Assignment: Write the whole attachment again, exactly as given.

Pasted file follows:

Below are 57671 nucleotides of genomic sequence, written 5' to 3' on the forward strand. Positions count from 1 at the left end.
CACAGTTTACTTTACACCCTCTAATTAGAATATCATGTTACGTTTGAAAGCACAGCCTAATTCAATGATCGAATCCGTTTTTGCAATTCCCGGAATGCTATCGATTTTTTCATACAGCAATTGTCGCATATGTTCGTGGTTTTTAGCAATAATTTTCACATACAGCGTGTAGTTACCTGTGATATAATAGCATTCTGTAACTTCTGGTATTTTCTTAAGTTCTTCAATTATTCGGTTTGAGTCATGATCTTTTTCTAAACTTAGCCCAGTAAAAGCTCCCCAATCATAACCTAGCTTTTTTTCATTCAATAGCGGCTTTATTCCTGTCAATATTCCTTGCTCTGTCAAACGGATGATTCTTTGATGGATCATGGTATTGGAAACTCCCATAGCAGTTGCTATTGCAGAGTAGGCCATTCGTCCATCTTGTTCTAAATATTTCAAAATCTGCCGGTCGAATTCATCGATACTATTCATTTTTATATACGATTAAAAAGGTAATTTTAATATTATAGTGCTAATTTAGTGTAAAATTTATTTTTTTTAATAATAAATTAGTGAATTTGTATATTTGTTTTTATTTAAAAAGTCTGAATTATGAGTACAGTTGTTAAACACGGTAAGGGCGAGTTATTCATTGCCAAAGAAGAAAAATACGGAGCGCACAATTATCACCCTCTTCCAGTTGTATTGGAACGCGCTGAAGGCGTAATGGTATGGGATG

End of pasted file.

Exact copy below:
Below are 57671 nucleotides of genomic sequence, written 5' to 3' on the forward strand. Positions count from 1 at the left end.
CACAGTTTACTTTACACCCTCTAATTAGAATATCATGTTACGTTTGAAAGCACAGCCTAATTCAATGATCGAATCCGTTTTTGCAATTCCCGGAATGCTATCGATTTTTTCATACAGCAATTGTCGCATATGTTCGTGGTTTTTAGCAATAATTTTCACATACAGCGTGTAGTTACCTGTGATATAATAGCATTCTGTAACTTCTGGTATTTTCTTAAGTTCTTCAATTATTCGGTTTGAGTCATGATCTTTTTCTAAACTTAGCCCAGTAAAAGCTCCCCAATCATAACCTAGCTTTTTTTCATTCAATAGCGGCTTTATTCCTGTCAATATTCCTTGCTCTGTCAAACGGATGATTCTTTGATGGATCATGGTATTGGAAACTCCCATAGCAGTTGCTATTGCAGAGTAGGCCATTCGTCCATCTTGTTCTAAATATTTCAAAATCTGCCGGTCGAATTCATCGATACTATTCATTTTTATATACGATTAAAAAGGTAATTTTAATATTATAGTGCTAATTTAGTGTAAAATTTATTTTTTTTAATAATAAATTAGTGAATTTGTATATTTGTTTTTATTTAAAAAGTCTGAATTATGAGTACAGTTGTTAAACACGGTAAGGGCGAGTTATTCATTGCCAAAGAAGAAAAATACGGAGCGCACAATTATCACCCTCTTCCAGTTGTATTGGAACGCGCTGAAGGCGTAATGGTATGGGATG